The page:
The fossil record holds the stories of life on Earth, and, as the interpreters of these stories, paleontologists are naturally curious about beginnings and endings. Look at an prehistoric organism, familiar or new, and the immediate question following “What is that?” tends to be how such a lifeform came to be in the first place. For a long time, such puzzles were left totally open. That’s why Charles Darwin devoted a significant portion of On the Origin of Species to emphasizing that the fossil record is both incomplete and incompletely known. In the last four decades, however, the revival and growth of paleobiology has started to add new flourishes to classic tales and, in some cases, bring us closer to those early chapters we’ve previously been missing.
From the city park to the deep sea, molluscs flourish in our modern world. Snails and cephalopods alike carry on a legacy that kicked off over 520 million years ago, back when all animal life made its home in the sea. But what did the ancestors of today’s varied and squishy molluscs look like? A recent find in Morocco, paleontologist Jakob Vinther and colleagues propose, helps bring us closer to that ancient form.
At first glance, little Calvapilosa kroegeri might not look like a rock star. The 478 million-year-old invertebrate resembles a very hairy thumb. But a lack of charisma doesn’t translate to a lack of importance. Calvapilosa has the distinction of being part of a fossil community no one expected – sea creatures that resemble those of the famous Burgess Shale and were thought to have gone totally extinct, yet persisted in this pocket of ancient Morocco for tens of millions of years longer. More than that, Vinther and coauthors write in the paper describing this fuzzy beastie, Calvapilosa helps refine our image of what the earliest molluscs were like.
If you could see Calvapilosa in life, the creature would look something like a spiny slug wearing a helmet. Looked at from below, however, you would see two rows of rasping teeth. This is a radula – a structure only found in molluscs.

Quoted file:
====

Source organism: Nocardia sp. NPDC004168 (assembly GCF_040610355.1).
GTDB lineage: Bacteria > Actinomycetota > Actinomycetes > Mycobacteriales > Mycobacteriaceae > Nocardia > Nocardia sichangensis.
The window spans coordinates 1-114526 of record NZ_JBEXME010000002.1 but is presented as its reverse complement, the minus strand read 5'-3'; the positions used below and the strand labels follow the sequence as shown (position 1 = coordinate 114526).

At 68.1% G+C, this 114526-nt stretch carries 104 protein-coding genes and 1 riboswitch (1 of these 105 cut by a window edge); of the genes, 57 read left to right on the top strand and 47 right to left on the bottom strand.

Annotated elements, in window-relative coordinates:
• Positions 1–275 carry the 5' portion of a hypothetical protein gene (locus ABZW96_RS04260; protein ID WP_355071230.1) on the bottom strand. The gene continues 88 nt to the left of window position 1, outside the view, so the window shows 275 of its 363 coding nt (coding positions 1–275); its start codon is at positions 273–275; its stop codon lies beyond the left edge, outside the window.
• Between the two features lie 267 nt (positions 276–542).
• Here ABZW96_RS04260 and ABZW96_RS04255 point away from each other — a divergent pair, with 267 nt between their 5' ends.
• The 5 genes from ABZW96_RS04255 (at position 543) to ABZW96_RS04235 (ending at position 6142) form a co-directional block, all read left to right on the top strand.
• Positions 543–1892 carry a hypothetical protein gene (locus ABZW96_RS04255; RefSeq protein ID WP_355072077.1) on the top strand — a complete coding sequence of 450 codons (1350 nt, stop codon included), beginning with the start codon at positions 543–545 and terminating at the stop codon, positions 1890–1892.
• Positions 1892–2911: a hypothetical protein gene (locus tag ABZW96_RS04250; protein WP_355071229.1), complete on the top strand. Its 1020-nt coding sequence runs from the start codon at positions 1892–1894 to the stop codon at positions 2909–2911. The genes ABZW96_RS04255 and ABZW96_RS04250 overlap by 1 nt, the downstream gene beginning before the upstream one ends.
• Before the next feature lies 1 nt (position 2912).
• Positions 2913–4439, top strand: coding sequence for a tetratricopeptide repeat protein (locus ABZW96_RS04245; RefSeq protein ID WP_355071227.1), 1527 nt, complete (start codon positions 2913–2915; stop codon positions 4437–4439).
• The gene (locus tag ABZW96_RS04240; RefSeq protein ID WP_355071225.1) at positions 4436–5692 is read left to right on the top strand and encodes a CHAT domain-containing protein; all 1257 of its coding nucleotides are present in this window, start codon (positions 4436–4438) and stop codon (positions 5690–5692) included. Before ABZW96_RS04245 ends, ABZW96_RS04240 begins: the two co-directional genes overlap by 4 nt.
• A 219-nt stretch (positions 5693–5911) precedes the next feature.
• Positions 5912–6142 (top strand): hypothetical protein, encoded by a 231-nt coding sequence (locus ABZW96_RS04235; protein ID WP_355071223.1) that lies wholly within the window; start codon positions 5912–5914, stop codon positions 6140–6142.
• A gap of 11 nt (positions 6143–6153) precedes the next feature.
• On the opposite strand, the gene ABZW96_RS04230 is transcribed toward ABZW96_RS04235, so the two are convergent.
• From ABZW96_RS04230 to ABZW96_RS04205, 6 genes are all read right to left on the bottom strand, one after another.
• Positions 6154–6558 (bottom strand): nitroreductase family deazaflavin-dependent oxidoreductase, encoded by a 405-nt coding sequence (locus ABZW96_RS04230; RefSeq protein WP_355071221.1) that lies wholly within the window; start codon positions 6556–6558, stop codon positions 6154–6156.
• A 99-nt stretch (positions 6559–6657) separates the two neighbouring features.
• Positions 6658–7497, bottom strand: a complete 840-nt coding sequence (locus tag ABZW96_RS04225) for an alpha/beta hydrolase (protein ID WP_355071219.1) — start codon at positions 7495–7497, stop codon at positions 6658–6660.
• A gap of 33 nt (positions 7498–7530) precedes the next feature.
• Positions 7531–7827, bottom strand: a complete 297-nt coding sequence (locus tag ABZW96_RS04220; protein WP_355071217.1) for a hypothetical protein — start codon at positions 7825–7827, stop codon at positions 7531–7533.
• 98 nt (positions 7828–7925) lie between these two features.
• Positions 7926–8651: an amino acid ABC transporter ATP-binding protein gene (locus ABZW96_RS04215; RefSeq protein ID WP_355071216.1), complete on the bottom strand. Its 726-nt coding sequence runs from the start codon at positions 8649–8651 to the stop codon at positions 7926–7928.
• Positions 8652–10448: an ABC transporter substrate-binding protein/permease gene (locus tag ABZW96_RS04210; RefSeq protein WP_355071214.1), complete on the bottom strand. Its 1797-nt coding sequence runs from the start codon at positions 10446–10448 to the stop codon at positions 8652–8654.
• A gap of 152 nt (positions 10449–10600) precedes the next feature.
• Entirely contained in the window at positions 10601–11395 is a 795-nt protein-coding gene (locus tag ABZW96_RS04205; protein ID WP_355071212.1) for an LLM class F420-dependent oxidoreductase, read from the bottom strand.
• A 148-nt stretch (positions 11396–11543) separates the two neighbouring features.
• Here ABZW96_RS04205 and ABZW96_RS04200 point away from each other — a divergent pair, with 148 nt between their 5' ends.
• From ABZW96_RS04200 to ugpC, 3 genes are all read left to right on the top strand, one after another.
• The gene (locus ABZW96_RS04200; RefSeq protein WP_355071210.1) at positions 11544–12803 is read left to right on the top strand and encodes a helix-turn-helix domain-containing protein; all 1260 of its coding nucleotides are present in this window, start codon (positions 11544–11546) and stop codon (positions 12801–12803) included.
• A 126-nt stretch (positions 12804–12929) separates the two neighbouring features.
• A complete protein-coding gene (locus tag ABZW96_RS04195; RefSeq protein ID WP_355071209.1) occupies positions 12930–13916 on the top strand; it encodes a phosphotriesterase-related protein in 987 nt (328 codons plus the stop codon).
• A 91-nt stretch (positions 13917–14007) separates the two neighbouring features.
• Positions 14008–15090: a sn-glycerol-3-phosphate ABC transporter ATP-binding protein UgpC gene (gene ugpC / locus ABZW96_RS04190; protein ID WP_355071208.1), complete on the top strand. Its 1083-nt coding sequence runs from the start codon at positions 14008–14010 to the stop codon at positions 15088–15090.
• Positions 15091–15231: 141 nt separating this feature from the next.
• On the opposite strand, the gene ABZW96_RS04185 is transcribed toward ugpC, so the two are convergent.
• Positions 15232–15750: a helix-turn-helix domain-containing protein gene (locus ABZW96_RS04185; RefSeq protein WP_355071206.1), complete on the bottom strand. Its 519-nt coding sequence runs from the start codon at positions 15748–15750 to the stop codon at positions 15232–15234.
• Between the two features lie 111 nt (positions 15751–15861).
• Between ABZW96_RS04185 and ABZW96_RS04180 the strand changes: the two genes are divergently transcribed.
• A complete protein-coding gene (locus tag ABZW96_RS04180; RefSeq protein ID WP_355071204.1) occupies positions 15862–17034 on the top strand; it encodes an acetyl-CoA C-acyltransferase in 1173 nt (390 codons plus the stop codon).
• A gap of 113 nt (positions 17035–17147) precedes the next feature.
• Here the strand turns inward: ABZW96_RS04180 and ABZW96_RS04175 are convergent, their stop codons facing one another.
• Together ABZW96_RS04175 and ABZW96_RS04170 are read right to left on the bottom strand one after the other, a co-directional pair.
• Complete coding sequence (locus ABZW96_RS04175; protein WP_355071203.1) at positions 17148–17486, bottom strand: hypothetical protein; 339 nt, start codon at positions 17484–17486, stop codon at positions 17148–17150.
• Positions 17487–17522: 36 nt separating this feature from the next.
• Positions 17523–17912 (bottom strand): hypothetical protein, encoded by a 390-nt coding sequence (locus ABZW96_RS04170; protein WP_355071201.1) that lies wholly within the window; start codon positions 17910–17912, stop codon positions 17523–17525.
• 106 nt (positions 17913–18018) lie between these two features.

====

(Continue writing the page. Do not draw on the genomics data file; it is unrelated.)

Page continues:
Of course, no fossil stands alone. What’s new is always compared to what’s been found before. In this case, the anatomy of Calvapilosa brings together a few more ancient enigmas near the base of the mollusc family tree. The older fossil invertebrates Halkieria and Orthrozanclus, which had previously been identified as everything from early segmented worms to eo-brachiopods, turn out to be close relatives of Calvapilosa and together represent the early days of the lineage that would eventually spin off the chitons you can find clinging to tidepool rocks today.
This shifting around alters what paleontologists expect of early mollusc anatomy. Up until recently, Vinther and coauthors write, the ancestral mollusc was thought to lack a shell and resemble worm-like forms found in the deep sea today. Within the context of the altered family tree spurred by Calvapilosa, however, Vinther and colleagues suggest that the earliest molluscs had a single shell as well as that distinctive radula. From that start, the paleontologists write, molluscs evolved such a dazzling array of body types that it “confounded previous attempts to reconstruct the evolutionary history of the group” – frustrating to paleontologists, but a true testament to molluscan success.
Vinther, J., Parry, L., Briggs, D., Van Roy, P. 2017. Ancestral morphology of crown-group molluscs revealed by a new Ordovician stem aculiferan. Nature. doi: 10.1038/nature21055